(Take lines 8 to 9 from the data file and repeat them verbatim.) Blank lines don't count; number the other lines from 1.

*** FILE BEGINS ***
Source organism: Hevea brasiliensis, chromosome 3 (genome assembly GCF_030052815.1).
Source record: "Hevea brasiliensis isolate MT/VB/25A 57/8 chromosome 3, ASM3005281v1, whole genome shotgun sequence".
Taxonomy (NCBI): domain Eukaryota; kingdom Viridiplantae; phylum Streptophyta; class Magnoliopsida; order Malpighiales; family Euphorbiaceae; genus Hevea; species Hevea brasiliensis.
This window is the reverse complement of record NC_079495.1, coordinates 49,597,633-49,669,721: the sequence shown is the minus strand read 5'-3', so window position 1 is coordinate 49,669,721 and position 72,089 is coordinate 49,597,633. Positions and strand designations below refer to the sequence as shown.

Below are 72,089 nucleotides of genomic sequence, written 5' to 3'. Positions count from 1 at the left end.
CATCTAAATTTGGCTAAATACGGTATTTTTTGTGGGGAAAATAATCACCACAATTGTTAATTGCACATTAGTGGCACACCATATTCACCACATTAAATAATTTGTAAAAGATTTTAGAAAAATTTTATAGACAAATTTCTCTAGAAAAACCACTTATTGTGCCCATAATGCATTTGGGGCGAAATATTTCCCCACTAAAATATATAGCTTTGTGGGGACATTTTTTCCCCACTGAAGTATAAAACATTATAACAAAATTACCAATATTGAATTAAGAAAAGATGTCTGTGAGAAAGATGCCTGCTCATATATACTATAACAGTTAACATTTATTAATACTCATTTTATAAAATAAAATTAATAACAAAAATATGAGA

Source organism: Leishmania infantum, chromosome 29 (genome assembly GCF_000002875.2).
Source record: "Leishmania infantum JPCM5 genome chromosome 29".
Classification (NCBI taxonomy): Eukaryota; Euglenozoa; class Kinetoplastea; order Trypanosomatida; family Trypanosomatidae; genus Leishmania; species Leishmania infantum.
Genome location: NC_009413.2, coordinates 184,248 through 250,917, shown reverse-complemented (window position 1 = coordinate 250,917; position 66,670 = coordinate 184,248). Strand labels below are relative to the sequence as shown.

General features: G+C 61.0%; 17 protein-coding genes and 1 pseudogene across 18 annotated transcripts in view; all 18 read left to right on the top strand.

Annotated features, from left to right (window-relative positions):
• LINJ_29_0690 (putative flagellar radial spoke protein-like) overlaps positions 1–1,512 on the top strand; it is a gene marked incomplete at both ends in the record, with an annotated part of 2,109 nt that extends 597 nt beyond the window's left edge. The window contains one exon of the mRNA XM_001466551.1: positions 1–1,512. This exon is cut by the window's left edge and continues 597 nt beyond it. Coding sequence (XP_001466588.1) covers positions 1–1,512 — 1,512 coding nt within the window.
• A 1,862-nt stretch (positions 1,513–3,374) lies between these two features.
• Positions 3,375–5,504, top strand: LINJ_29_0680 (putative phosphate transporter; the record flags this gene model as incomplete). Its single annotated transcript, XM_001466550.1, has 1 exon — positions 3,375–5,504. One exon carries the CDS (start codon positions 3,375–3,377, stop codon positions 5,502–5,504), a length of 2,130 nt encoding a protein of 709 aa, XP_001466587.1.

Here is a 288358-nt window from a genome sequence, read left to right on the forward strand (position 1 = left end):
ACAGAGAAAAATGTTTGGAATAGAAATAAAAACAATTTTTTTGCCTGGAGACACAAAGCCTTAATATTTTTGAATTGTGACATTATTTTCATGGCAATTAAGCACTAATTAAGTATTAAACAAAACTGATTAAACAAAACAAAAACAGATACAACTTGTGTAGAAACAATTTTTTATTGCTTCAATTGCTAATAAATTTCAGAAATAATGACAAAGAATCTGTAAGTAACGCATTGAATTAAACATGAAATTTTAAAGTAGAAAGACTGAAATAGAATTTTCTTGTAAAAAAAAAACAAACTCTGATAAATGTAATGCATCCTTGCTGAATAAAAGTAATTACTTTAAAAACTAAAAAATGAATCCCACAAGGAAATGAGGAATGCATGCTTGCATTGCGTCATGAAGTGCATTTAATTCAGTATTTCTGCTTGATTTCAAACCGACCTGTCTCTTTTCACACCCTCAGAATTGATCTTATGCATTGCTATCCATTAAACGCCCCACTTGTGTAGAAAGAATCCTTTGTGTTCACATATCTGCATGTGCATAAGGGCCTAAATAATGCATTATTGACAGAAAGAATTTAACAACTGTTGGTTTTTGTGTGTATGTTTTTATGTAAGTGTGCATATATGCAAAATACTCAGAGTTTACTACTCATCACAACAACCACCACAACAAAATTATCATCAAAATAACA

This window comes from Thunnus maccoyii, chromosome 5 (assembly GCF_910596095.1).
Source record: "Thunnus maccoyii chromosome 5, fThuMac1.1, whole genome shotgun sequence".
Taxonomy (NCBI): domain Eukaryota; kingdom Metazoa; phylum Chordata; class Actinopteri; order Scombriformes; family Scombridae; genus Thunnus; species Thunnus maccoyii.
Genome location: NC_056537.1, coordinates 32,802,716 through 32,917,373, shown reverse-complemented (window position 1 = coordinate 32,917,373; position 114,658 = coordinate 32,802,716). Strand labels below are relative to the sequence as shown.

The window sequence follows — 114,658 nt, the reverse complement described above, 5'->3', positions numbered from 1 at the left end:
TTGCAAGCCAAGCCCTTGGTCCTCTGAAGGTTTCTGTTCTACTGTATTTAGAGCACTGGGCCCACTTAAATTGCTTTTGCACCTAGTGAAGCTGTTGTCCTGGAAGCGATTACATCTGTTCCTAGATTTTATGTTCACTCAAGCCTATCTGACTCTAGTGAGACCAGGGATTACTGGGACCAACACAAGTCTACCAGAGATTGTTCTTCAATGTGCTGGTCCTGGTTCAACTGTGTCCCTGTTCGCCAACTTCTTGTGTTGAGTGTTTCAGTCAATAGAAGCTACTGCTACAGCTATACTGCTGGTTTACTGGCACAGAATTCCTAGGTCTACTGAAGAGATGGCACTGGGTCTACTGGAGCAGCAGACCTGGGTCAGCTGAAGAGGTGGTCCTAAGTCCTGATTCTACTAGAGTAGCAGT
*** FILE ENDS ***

Source record: "Leishmania infantum JPCM5 genome chromosome 29".
Classification (NCBI taxonomy): Eukaryota; Euglenozoa; class Kinetoplastea; order Trypanosomatida; family Trypanosomatidae; genus Leishmania; species Leishmania infantum.